GPULib provides a library of mathematical functions that facilitate the use of high performance computing resources available on modern graphics processing units (GPUs) by engineers, scientists, analysts, and other technical professionals with minimal modification to their existing programs. This software library executes vectorized mathematical functions on graphics processing units (GPUs) from NVIDIA, bringing high-performance numerical operations to everyday desktop computers. By providing bindings for a number of Very High Level Languages (VHLLs) including MATLAB and IDL from ITT Visual Information Solutions, GPULib can accelerate new applications or be incorporated into existing applications with minimal effort. No knowledge of GPU programming and memory management is required. For more information regarding GPULib, please visit http://GPULib.txcorp.com.
High-performance scientific computing has recently seen a surge of interest in heterogeneous systems, with an emphasis on modern Graphics Processing Units (GPUs). These devices offer tremendous potential for performance and efficiency in important large-scale applications of computational science. However, exploiting this potential can be challenging, as one must adapt to the specialized and rapidly evolving computing environment currently exhibited by GPUs. One way of addressing this challenge is to embrace better techniques and develop tools tailored to their needs. This article presents one simple technique, GPU run-time code generation (RTCG), and PyCUDA, an open-source toolkit that supports this technique.
In introducing PyCUDA, this article proposes the combination of a dynamic, high-level scripting language with the massive performance of a GPU as a compelling two-tiered computing platform, potentially offering significant performance and productivity advantages over conventional single-tier, static systems. It is further observed that, compared to competing techniques, the effort required to create codes using run-time code generation with PyCUDA grows more gently in response to growing needs. The concept of RTCG is simple and easily implemented using existing, robust tools. Nonetheless it is powerful enough to support (and encourage) the creation of custom application-specific tools by its users. The premise of the paper is illustrated by a wide range of examples where the technique has been applied with considerable success.
(Andreas Klöckner, Nicolas Pinto, Yunsup Lee, Bryan Catanzaro, Paul Ivanov, Ahmed Fasih. PyCUDA: GPU Run-Time Code Generation for High-Performance Computing, submitted. http://arxiv.org/abs/0911.3456)
A public beta release of the CUDA-enabled Fortran Compiler from PGI enables programmers to write code in Fortran for NVIDIA CUDA GPUs. From a press release:
What: NVIDIA today announced that a public beta release of the PGI® CUDA-enabled Fortran compiler is now available. Developed in collaboration with The Portland Group® , it is the first Fortran compiler compatible with NVIDIA® CUDA™ -enabled graphics processing units (GPUs).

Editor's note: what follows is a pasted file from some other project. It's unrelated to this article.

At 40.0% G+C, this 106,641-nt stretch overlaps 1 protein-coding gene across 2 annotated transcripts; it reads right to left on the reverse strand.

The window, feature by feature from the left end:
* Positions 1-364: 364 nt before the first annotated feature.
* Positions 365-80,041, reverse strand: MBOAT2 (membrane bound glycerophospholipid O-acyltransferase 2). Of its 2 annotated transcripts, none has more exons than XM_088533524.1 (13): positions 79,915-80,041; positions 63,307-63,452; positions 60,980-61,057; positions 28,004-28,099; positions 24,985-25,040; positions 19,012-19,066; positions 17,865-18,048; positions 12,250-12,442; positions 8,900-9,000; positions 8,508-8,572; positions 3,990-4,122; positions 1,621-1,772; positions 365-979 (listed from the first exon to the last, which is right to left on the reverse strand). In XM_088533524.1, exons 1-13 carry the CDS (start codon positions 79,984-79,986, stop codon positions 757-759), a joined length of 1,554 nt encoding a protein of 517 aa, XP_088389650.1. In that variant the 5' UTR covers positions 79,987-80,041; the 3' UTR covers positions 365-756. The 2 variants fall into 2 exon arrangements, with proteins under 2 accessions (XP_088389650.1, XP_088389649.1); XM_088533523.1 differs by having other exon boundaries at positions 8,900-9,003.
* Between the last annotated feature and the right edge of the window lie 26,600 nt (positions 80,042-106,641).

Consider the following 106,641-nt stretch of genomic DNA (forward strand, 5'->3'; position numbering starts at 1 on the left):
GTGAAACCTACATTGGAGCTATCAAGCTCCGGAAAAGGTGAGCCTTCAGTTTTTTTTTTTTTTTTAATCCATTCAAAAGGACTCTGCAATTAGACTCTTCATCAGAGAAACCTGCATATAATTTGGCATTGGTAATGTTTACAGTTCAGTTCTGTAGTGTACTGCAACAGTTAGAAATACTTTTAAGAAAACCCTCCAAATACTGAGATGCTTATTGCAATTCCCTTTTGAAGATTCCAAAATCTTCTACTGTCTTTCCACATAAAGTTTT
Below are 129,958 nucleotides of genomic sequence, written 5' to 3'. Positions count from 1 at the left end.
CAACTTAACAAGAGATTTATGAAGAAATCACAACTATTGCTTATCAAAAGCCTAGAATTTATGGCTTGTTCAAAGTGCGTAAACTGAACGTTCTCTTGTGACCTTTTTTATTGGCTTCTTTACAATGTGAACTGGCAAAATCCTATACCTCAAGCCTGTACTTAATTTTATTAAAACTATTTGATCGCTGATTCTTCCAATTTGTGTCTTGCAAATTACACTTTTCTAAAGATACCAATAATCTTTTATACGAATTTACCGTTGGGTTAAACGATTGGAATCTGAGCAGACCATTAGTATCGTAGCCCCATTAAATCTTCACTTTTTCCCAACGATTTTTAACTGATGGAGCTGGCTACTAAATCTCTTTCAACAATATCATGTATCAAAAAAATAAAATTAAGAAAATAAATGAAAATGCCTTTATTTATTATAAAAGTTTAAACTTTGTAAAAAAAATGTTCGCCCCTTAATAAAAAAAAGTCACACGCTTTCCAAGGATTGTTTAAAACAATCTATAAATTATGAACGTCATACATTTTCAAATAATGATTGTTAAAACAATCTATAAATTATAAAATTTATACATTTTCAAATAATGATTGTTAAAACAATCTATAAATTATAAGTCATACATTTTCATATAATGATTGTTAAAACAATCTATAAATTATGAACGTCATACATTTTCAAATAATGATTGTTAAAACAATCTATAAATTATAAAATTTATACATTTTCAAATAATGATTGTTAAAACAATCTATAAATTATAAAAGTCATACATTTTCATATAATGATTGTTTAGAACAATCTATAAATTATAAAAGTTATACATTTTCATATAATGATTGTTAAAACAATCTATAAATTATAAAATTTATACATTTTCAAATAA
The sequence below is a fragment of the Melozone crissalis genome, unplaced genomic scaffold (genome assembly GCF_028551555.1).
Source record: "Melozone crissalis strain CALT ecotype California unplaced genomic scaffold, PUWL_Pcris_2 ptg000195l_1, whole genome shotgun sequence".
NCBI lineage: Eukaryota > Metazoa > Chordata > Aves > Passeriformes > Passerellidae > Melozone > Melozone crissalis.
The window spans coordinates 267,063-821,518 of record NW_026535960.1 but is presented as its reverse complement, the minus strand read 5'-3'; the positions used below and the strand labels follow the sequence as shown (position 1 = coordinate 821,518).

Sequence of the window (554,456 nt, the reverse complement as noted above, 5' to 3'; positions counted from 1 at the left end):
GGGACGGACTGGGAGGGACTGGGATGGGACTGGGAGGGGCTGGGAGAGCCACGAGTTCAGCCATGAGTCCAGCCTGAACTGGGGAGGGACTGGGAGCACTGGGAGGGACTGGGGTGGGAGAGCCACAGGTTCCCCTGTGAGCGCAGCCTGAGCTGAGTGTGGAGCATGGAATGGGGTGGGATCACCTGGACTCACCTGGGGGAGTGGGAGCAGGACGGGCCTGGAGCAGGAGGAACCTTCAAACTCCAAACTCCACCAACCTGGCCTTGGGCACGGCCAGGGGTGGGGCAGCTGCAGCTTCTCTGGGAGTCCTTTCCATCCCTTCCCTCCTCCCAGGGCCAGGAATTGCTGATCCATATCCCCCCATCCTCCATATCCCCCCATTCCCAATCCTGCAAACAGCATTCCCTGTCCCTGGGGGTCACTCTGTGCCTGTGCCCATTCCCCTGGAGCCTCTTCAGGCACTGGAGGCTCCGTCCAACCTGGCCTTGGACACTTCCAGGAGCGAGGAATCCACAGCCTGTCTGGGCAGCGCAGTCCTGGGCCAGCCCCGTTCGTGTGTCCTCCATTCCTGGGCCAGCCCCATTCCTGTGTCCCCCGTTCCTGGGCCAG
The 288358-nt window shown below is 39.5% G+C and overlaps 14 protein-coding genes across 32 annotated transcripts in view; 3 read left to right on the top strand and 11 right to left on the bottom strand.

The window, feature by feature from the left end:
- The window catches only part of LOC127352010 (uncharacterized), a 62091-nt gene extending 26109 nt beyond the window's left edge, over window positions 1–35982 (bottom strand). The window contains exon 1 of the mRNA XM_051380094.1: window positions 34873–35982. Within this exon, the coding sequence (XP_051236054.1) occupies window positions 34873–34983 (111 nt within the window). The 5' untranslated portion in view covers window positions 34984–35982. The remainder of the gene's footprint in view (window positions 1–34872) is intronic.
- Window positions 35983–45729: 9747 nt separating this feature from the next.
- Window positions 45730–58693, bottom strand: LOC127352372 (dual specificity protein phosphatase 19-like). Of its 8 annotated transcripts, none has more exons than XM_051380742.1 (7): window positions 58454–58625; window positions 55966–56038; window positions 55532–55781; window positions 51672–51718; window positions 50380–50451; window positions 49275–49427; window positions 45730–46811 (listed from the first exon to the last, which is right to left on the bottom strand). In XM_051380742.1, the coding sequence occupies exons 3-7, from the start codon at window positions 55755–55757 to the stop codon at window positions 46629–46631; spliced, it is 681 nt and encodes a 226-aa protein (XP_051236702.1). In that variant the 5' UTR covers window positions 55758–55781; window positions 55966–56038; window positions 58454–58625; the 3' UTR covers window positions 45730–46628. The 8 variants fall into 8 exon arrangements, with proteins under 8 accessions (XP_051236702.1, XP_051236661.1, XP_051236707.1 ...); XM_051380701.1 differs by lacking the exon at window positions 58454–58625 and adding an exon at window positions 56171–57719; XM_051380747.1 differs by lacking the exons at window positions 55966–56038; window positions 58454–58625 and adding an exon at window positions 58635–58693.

A compiler is a software tool that translates applications from the high-level programming languages used by software developers into a binary form a computer can execute.
Why: GPU computing with the CUDA C-compiler has gained significant momentum in the High-Performance Computing (HPC) space as it enables developers to get transformative increases in performance with minimal coding required.
Fortran is particularly well suited to numeric computation and scientific computing and remains widely used in a wide range of applications such as weather modeling, computational fluid dynamics and seismic processing.
Where can I get it?: Read the rest of this entry »
Intel has acquired RapidMind, the company behind the RapidMind (formerly Sh) programming environment targeting multicore CPUs, AMD and NVIDIA GPUs and the Cell processor. The RapidMind Platform continues to be available, including support. In the medium term RapidMind’s technology and products will be integrated with Intel’s data-parallel products, in particular Intel’s Ct technology.
This blog entry by James Reinders from Intel describes the acquisition and future plans in more detail.
LabVIEW GPU Computing unleashes the computing power of NVIDIA GPUs via the CUDA interface from within a LabVIEW application. Code that calls the GPU for computation is integrated into the native parallel execution system of LabVIEW as if it were any other multi-threaded external library function call.
LabVIEW is a graphical programming environment used by millions of engineers and scientists to develop sophisticated measurement, test, and control systems using intuitive graphical icons and wires that resemble a flowchart. LabVIEW offers unrivaled integration with thousands of hardware devices and provides hundreds of built-in libraries for advanced analysis and data visualization. The LabVIEW platform is scalable across multiple targets and operating systems, and since its introduction in 1986 has become an industry leader.